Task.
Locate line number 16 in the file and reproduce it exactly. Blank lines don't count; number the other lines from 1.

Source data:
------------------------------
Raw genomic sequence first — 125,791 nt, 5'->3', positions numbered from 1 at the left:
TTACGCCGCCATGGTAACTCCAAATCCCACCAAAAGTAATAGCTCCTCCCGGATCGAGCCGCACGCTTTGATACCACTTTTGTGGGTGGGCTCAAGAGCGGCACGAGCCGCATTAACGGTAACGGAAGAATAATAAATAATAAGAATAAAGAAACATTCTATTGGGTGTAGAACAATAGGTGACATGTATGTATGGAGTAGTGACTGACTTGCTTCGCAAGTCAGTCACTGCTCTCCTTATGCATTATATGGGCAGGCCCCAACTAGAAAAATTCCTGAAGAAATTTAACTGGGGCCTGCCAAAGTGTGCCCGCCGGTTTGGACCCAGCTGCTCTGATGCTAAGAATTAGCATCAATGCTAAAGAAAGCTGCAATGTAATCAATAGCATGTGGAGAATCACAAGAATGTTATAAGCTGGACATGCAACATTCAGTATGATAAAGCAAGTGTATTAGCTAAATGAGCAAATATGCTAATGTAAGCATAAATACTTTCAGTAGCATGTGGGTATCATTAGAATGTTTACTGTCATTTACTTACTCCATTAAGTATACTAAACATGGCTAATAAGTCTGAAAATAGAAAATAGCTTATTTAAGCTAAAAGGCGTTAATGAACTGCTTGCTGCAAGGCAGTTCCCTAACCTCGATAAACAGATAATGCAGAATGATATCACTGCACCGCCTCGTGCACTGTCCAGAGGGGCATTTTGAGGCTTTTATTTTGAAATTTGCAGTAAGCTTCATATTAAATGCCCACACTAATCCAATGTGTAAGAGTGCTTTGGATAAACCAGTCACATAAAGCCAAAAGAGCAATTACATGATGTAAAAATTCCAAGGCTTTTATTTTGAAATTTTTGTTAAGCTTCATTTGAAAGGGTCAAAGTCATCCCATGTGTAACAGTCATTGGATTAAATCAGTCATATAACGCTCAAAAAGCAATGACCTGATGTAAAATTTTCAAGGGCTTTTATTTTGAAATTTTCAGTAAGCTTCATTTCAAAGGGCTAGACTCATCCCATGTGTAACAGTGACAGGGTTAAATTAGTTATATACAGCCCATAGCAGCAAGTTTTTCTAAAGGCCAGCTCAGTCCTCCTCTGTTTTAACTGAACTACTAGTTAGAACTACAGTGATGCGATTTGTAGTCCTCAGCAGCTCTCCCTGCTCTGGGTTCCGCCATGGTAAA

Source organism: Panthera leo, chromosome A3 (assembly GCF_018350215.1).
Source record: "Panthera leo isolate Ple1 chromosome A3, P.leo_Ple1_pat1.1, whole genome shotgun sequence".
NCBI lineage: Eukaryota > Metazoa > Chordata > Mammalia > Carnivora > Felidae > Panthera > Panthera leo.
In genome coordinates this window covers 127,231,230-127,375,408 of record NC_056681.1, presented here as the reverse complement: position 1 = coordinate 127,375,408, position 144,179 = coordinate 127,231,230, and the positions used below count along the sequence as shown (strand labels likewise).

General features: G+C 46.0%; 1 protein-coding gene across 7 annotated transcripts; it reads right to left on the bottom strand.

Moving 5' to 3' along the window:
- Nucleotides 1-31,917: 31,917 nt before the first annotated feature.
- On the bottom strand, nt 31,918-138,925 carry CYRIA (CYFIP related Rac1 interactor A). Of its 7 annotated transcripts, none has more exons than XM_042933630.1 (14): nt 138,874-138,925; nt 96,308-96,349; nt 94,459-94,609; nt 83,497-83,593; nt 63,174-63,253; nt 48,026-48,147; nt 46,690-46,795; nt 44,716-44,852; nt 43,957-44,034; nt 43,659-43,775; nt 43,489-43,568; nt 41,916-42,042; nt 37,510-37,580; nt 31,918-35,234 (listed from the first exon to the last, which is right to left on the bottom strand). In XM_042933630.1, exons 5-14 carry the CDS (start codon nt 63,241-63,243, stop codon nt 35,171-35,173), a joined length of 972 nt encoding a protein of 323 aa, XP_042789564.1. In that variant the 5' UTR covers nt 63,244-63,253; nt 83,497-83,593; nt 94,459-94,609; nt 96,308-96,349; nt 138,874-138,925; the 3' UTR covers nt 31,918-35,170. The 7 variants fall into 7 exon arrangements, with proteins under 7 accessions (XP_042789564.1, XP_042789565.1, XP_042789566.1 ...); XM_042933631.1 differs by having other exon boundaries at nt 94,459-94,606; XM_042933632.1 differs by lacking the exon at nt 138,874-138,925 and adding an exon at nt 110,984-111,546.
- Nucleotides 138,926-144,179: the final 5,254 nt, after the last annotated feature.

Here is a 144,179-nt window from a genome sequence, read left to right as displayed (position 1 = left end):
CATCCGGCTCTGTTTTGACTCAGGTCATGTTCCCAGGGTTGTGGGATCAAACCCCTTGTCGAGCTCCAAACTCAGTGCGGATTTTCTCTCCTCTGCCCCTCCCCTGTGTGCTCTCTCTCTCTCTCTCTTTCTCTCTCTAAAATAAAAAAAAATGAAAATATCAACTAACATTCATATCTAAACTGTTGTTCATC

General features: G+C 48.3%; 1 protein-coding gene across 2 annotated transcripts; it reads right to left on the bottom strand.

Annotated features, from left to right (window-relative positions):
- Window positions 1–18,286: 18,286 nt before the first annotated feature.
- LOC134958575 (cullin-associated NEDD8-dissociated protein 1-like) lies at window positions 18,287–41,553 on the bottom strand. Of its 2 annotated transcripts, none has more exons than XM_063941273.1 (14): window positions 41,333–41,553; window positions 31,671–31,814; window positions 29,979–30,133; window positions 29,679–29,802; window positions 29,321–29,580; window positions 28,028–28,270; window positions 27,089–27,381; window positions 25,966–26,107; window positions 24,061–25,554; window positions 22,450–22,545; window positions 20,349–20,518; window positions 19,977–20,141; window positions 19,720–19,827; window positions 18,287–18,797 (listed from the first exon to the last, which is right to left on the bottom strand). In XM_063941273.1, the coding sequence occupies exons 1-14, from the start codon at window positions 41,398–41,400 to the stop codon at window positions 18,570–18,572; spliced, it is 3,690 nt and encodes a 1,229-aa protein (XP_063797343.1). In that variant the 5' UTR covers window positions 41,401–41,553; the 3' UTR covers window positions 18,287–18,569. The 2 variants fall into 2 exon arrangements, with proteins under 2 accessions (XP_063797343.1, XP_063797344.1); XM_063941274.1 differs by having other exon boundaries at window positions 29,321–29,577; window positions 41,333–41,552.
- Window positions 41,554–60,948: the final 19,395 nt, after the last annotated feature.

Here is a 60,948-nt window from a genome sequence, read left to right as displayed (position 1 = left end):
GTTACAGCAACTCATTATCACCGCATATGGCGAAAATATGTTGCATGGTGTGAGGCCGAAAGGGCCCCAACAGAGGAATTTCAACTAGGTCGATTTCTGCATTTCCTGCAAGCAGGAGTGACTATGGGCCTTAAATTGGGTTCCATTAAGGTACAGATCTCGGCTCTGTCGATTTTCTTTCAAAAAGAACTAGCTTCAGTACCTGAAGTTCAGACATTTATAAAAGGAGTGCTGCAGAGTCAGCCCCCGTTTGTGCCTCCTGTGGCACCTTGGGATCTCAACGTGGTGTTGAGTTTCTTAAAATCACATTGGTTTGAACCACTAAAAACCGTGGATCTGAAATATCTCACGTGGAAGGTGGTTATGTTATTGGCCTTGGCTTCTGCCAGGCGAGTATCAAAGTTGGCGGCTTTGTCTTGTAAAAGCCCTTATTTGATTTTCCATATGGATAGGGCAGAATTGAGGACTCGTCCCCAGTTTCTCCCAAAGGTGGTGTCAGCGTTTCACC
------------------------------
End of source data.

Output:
- Window positions 1–18,286: 18,286 nt before the first annotated feature.